There are, of course, many factors that may contribute to the decrease in enrollment in urban areas, including families moving into the suburbs, more families choosing nonpublic schools, and the poor quality of the public school systems.

Regardless of the reason, though, anyone with any knowledge about business operations would recognize that maintaining things “as they are” in light of a 6% or 35% decrease in consumers is a recipe for failure. What restaurant would maintain the same number of locations or the same staffing levels after a 35% decrease in customers, for example? And yet the Chicago Teachers Union is vehemently opposing the closing of any schools. Of course this should not come as a huge surprise after Chicago teachers went on strike early this school year, and had the audacity to claim that their demands were in the interests of students. CTU vice president Jesse Sharkey stated, “If you close our schools, there will be no peace in the city.” Ah…how refreshing to see such a spirit of compromise, or even a willingness to acknowledge that sometimes tough decisions have to be made in order to save a sinking ship.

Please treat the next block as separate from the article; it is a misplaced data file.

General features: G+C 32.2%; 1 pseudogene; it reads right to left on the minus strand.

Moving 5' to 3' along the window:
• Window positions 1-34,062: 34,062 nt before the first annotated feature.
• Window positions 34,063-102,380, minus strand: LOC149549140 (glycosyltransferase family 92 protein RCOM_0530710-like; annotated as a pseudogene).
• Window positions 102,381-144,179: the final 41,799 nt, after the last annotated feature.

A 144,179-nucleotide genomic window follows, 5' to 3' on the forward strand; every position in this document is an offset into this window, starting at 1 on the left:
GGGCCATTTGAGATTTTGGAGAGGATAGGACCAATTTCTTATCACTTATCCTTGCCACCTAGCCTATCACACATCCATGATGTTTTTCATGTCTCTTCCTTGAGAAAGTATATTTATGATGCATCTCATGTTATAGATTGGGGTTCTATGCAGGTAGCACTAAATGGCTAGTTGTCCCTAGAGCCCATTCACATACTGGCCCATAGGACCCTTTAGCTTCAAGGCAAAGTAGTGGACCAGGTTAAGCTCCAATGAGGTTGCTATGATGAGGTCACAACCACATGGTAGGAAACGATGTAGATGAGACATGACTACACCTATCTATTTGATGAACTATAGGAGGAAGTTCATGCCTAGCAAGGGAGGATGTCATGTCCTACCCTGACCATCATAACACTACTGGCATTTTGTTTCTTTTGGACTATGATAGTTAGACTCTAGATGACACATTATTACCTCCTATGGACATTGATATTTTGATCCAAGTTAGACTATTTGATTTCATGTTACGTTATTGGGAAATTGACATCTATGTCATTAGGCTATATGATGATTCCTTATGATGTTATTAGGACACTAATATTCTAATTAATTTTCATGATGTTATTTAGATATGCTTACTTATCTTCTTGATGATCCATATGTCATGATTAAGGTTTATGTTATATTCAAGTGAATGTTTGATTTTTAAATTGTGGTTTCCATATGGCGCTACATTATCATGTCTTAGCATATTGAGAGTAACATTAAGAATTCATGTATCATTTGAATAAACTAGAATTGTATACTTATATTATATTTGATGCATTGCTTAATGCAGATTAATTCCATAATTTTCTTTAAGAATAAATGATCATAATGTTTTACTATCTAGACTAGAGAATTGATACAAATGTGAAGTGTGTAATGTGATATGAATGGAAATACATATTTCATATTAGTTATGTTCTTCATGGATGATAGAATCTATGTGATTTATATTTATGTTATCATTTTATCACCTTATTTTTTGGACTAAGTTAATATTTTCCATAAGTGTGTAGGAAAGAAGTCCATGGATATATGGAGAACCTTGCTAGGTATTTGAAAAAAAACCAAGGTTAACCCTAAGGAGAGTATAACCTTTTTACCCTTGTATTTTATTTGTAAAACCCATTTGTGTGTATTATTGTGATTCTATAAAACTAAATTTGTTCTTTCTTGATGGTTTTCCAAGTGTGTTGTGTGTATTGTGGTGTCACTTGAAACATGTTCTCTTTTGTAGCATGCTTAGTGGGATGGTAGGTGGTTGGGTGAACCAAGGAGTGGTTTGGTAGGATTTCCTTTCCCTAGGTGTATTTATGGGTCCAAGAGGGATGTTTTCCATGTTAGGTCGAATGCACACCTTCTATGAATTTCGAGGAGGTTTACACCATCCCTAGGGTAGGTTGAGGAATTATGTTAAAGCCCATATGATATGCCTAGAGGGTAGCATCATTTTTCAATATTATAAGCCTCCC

In Chicago half of the students drop out; in D.C. the figure is 40%. Eighty percent of fourth graders in both cities struggle to read. And in D.C. the opposition to embracing reality is not only among the public school teachers, but among city council members, who strenuously oppose the closing of schools in their wards, despite the fact that new Chancellor Kaya Henderson says that many schools are half-empty, resulting in a considerable waste of money.